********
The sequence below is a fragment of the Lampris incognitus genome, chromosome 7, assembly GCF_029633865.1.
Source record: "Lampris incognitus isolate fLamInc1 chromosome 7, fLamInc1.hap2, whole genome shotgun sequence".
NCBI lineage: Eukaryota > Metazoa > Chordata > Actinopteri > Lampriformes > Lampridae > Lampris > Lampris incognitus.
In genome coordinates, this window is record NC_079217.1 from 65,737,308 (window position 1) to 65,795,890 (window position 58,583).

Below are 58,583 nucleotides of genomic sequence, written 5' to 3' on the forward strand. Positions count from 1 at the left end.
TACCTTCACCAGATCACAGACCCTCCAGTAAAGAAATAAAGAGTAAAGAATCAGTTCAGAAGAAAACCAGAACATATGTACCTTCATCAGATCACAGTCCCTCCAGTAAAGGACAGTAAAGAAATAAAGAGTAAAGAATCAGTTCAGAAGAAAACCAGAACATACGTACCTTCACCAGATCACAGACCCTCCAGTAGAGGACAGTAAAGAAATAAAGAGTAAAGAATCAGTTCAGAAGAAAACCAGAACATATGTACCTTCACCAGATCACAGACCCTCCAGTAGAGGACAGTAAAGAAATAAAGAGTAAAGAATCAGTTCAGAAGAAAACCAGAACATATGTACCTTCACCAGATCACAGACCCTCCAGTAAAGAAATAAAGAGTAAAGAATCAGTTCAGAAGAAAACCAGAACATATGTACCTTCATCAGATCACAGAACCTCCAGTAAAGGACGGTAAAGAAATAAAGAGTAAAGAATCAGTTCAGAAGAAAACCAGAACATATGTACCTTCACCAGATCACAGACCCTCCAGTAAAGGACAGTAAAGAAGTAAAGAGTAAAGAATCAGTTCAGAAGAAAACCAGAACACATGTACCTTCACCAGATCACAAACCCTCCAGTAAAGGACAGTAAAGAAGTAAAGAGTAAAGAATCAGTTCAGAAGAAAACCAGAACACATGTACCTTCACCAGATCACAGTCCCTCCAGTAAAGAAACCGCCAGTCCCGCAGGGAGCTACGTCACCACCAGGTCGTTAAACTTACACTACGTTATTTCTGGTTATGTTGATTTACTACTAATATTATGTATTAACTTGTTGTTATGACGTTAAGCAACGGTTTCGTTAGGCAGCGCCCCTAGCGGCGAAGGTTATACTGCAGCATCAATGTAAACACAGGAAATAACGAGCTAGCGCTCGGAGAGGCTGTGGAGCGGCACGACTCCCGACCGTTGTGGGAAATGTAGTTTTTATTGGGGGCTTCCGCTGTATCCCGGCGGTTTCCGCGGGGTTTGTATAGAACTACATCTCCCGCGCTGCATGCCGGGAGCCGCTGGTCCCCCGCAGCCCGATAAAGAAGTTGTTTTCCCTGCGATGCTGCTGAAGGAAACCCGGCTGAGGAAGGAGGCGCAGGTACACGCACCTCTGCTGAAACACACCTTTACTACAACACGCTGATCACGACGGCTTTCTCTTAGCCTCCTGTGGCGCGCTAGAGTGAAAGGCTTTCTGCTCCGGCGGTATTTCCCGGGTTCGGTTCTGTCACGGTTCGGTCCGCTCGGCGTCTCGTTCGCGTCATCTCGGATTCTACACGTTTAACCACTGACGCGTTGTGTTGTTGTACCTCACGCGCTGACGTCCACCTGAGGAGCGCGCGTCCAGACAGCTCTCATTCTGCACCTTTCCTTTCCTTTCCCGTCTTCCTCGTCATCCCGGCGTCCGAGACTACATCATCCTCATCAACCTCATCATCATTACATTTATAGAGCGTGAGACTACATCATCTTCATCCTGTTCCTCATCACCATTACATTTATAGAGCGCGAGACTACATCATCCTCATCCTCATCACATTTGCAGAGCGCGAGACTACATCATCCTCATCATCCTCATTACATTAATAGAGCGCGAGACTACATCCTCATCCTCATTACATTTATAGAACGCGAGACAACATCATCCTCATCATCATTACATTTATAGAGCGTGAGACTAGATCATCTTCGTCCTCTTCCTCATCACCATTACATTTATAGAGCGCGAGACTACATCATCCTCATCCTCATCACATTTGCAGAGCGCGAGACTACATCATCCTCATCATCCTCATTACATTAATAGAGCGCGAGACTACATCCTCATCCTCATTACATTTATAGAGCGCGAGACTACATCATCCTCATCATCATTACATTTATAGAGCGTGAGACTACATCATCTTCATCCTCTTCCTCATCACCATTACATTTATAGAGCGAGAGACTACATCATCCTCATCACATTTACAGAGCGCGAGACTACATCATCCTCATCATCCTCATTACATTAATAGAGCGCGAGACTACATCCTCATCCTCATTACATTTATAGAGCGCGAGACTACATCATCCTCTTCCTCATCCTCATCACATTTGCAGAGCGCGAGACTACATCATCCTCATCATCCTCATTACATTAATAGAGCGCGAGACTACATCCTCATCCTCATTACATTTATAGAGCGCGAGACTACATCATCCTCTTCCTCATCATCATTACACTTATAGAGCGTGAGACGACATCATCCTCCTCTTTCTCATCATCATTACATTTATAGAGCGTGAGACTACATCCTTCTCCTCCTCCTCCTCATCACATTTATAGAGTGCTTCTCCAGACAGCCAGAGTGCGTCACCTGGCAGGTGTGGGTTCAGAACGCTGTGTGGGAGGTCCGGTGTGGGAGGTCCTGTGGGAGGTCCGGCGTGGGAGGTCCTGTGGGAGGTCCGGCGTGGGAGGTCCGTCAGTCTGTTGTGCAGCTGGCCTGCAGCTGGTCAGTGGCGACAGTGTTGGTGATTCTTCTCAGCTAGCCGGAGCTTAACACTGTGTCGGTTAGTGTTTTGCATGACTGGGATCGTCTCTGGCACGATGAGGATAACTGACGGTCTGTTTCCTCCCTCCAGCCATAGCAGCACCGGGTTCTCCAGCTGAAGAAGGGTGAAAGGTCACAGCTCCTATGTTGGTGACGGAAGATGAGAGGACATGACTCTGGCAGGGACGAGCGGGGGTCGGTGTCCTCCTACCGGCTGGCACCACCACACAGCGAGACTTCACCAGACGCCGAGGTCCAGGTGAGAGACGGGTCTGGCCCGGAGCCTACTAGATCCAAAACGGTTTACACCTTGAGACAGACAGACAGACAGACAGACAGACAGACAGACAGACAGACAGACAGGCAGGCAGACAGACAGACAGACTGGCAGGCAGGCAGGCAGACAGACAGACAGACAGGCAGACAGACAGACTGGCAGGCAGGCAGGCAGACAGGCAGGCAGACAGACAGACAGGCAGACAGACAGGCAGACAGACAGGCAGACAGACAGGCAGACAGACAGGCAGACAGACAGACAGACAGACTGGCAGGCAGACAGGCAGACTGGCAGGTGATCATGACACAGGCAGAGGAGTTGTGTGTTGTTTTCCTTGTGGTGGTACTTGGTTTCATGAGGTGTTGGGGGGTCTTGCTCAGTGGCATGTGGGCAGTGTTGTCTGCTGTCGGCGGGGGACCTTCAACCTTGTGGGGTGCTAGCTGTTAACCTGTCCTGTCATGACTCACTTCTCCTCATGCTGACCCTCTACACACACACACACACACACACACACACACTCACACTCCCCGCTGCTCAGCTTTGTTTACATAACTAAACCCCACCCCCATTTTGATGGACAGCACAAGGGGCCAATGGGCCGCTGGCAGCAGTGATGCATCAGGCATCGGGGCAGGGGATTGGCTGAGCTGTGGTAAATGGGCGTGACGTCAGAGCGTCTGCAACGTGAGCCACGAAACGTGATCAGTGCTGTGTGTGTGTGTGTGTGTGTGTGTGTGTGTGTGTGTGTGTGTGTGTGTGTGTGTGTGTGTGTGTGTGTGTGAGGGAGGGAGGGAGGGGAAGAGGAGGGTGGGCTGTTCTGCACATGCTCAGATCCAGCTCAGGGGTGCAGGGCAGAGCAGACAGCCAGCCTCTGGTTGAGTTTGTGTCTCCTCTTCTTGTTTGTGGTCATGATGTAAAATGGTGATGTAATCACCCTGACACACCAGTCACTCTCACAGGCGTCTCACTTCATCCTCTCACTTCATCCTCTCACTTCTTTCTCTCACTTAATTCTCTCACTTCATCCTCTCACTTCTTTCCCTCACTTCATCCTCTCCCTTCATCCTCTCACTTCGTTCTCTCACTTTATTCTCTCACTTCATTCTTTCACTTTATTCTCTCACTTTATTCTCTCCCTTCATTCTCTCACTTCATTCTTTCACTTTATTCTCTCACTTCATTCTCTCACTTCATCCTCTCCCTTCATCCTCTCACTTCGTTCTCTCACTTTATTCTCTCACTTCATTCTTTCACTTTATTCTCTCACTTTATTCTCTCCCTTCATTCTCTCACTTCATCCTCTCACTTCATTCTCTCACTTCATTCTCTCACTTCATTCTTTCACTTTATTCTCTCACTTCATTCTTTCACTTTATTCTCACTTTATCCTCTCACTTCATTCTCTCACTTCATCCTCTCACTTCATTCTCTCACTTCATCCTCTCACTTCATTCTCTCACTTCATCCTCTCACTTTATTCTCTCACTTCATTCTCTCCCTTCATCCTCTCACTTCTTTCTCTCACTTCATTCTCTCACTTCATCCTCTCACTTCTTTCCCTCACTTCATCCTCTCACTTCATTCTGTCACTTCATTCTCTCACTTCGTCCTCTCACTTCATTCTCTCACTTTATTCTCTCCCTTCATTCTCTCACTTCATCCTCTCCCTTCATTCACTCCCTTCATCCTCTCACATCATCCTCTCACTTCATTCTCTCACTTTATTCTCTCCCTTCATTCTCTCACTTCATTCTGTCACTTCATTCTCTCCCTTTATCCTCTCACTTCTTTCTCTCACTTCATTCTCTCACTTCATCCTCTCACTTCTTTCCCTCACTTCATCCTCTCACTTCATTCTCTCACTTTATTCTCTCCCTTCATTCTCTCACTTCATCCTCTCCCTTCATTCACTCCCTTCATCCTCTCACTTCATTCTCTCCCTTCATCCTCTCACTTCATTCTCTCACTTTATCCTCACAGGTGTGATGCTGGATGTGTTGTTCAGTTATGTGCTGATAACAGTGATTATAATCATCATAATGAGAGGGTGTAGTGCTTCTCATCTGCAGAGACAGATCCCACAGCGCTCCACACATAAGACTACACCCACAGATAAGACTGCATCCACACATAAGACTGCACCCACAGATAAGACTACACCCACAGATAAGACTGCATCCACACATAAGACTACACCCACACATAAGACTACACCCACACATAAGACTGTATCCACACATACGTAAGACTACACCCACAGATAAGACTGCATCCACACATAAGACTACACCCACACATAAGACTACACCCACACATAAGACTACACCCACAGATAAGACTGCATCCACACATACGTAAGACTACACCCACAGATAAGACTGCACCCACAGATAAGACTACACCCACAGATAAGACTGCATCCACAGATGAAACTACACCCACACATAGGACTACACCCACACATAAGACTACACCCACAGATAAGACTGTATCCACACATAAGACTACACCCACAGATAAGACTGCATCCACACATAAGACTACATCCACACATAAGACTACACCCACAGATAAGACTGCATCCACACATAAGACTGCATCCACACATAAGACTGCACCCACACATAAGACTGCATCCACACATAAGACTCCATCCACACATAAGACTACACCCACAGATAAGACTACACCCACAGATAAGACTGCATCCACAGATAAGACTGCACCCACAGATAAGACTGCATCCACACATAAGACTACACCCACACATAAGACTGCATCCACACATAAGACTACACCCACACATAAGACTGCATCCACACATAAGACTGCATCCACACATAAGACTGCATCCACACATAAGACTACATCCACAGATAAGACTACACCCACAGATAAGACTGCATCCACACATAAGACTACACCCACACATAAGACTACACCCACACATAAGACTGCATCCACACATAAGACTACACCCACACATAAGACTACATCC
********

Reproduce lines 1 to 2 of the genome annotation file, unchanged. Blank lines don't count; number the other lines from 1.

The sequence below is a fragment of the Lampris incognitus genome, chromosome 7, assembly GCF_029633865.1.
Source record: "Lampris incognitus isolate fLamInc1 chromosome 7, fLamInc1.hap2, whole genome shotgun sequence".